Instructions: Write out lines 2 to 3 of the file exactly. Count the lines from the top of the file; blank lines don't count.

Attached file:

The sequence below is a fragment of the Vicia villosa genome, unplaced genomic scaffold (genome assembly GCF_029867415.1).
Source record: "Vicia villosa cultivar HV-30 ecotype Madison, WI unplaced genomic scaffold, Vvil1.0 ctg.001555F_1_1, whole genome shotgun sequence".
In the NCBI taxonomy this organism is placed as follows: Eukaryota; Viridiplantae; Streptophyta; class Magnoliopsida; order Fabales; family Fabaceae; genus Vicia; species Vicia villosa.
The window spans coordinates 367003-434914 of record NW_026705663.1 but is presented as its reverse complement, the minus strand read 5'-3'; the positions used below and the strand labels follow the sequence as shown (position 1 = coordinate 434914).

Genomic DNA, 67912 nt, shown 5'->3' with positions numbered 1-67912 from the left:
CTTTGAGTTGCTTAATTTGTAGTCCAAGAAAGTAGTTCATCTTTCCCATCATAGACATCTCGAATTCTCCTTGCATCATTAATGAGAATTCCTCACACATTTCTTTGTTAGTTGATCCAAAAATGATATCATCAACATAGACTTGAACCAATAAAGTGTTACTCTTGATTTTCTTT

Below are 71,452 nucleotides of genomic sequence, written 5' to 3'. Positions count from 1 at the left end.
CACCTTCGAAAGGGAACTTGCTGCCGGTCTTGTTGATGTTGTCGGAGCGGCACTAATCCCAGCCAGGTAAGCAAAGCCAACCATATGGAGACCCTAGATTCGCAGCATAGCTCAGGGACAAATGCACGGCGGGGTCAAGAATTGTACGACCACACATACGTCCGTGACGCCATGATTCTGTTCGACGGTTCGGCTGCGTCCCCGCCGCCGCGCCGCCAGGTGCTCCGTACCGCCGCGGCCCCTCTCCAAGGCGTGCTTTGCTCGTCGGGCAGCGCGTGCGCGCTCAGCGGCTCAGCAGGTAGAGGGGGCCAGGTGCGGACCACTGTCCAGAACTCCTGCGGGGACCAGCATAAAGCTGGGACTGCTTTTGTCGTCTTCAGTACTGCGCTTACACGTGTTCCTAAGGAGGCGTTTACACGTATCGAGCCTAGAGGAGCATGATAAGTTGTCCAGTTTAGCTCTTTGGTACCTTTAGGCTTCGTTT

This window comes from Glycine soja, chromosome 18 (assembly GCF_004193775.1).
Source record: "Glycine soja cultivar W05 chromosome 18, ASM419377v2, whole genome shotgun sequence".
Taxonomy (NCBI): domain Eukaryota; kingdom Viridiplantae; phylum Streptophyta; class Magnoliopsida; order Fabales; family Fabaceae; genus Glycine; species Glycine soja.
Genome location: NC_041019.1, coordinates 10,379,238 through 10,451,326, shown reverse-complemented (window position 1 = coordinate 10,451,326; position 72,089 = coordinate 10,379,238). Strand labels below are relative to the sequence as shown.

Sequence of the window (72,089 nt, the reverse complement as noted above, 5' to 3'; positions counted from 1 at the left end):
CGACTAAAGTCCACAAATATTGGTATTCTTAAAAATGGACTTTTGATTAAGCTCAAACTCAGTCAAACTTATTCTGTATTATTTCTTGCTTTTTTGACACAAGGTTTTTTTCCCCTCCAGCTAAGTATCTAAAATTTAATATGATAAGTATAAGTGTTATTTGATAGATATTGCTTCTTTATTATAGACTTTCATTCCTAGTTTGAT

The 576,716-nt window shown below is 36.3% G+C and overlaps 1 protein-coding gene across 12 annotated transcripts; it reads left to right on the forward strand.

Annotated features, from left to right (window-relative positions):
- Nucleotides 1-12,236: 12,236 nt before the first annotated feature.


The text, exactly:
Source record: "Vicia villosa cultivar HV-30 ecotype Madison, WI unplaced genomic scaffold, Vvil1.0 ctg.001555F_1_1, whole genome shotgun sequence".
In the NCBI taxonomy this organism is placed as follows: Eukaryota; Viridiplantae; Streptophyta; class Magnoliopsida; order Fabales; family Fabaceae; genus Vicia; species Vicia villosa.